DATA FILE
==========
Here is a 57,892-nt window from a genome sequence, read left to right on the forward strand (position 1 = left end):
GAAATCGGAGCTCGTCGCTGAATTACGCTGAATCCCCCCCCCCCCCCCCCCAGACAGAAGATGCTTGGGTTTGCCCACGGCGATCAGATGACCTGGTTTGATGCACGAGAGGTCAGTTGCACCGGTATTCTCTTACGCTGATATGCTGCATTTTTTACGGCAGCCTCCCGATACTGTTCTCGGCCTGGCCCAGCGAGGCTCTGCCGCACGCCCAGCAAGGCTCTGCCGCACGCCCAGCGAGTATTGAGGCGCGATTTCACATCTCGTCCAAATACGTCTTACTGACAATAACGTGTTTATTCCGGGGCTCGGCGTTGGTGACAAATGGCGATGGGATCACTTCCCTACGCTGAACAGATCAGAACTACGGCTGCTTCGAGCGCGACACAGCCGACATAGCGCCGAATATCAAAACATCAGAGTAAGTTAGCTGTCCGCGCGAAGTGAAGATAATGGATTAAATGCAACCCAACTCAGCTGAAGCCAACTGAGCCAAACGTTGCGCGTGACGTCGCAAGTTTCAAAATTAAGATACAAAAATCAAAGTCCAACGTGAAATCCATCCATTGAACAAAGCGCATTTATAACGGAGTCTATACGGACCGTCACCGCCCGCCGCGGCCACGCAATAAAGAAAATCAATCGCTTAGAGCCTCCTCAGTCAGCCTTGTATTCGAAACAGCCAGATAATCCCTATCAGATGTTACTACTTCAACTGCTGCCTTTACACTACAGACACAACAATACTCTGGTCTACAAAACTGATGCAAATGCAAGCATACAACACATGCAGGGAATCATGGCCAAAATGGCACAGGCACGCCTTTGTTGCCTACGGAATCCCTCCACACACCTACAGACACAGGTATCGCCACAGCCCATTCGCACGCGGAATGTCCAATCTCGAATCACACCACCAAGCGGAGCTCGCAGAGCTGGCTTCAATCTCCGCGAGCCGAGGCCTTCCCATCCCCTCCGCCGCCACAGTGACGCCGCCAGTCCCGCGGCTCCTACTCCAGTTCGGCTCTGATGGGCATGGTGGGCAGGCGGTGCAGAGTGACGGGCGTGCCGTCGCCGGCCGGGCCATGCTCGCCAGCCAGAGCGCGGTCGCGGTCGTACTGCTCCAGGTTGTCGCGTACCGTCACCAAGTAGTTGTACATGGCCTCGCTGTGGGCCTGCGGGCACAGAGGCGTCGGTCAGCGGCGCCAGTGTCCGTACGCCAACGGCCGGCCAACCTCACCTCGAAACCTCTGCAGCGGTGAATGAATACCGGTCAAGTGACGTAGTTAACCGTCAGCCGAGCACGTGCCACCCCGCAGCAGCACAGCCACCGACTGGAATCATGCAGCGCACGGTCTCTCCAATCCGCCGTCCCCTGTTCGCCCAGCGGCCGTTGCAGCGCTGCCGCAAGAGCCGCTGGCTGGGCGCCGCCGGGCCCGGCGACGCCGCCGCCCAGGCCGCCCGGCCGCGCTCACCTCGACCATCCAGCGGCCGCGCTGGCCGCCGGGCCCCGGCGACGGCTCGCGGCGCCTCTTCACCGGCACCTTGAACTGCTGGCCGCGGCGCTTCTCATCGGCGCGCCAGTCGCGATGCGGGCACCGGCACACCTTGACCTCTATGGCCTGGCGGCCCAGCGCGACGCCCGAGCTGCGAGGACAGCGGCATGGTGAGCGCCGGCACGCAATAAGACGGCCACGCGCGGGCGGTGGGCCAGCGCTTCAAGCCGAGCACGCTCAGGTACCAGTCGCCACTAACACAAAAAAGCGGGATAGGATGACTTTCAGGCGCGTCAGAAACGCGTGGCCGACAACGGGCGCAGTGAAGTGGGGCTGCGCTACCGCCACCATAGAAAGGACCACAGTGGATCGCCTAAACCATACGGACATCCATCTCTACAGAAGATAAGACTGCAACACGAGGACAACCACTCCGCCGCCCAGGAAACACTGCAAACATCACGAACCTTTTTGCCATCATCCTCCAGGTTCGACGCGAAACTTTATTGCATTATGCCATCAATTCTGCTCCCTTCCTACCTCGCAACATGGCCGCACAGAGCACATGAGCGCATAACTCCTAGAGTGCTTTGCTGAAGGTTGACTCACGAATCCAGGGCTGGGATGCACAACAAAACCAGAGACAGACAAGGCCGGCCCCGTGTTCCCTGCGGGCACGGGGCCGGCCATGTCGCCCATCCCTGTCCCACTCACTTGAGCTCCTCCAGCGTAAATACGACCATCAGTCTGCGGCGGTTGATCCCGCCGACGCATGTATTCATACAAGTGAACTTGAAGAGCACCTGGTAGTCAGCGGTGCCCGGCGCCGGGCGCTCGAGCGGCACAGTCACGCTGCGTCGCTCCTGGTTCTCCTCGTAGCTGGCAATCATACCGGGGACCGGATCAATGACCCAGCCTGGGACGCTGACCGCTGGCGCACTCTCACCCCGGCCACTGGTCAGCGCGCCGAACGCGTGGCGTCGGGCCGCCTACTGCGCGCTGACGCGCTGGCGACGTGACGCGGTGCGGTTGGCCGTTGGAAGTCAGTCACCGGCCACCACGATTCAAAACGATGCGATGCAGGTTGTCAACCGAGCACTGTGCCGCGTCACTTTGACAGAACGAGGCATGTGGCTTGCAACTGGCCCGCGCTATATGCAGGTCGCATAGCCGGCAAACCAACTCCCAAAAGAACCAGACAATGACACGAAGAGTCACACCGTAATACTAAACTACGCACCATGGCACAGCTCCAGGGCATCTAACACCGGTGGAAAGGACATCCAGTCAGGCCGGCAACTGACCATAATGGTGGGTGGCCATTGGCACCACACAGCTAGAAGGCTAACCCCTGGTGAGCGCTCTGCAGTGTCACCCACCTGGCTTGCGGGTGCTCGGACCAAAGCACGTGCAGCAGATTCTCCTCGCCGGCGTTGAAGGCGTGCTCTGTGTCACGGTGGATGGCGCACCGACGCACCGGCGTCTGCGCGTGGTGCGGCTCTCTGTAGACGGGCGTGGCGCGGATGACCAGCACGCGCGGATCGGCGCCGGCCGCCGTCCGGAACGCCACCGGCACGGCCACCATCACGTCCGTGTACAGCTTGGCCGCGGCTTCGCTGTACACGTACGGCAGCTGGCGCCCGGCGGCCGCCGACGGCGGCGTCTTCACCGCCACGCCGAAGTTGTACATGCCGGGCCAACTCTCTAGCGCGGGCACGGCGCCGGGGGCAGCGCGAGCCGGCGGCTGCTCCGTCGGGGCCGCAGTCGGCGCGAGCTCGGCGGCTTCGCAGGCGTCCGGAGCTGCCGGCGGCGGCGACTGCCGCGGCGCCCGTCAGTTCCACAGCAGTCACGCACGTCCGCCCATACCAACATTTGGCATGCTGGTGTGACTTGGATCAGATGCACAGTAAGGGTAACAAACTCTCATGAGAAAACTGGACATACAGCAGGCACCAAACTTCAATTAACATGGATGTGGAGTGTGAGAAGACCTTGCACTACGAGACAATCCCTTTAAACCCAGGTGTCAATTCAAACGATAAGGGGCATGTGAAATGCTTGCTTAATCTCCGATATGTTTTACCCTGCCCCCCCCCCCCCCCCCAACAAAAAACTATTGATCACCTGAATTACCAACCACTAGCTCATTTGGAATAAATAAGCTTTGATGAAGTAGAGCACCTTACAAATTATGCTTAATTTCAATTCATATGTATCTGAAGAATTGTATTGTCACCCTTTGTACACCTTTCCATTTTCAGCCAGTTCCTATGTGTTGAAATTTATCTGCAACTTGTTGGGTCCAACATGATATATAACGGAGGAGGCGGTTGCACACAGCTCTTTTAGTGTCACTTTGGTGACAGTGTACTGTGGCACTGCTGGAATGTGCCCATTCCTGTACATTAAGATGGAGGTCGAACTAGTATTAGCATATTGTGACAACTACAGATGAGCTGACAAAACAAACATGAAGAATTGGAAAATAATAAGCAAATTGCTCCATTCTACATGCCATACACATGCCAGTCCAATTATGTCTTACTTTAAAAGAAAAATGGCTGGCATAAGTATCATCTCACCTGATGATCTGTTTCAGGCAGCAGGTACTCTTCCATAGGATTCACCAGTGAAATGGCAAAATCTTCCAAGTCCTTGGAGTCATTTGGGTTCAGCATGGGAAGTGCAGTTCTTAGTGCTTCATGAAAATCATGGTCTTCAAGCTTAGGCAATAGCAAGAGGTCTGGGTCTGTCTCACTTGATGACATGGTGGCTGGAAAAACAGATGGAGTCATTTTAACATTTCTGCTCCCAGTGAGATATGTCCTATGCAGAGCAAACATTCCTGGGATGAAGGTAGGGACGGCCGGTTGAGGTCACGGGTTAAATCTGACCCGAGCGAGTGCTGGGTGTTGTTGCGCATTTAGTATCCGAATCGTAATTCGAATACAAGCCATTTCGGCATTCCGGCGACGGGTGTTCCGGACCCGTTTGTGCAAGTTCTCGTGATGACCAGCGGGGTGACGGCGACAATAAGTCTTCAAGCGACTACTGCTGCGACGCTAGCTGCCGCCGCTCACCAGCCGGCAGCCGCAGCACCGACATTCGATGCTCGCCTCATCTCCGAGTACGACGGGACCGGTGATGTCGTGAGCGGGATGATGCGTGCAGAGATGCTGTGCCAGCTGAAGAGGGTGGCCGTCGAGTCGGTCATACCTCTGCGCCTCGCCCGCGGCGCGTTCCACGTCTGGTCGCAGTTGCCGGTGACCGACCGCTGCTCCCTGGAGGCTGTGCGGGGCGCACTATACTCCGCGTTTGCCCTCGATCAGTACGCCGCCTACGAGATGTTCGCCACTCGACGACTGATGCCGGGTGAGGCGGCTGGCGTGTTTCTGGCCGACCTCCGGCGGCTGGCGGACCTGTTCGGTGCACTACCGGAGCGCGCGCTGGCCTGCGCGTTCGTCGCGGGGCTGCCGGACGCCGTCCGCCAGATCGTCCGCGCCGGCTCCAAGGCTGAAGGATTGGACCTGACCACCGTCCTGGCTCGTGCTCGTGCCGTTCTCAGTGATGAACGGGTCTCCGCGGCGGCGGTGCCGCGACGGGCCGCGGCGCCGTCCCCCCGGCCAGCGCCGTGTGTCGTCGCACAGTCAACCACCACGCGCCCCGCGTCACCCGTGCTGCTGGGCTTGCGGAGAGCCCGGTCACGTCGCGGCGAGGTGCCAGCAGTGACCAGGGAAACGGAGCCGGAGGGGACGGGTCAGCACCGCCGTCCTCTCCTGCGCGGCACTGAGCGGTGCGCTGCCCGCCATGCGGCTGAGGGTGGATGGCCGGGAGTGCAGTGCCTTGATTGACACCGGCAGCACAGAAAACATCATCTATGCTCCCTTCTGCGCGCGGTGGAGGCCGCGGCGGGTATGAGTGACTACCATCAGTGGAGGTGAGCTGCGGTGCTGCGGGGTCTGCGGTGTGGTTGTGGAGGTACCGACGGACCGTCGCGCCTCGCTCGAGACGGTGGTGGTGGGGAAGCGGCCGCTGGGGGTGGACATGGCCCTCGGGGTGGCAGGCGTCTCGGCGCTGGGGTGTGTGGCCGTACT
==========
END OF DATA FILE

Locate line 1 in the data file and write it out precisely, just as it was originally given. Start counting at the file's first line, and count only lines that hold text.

Here is a 57,892-nt window from a genome sequence, read left to right on the forward strand (position 1 = left end):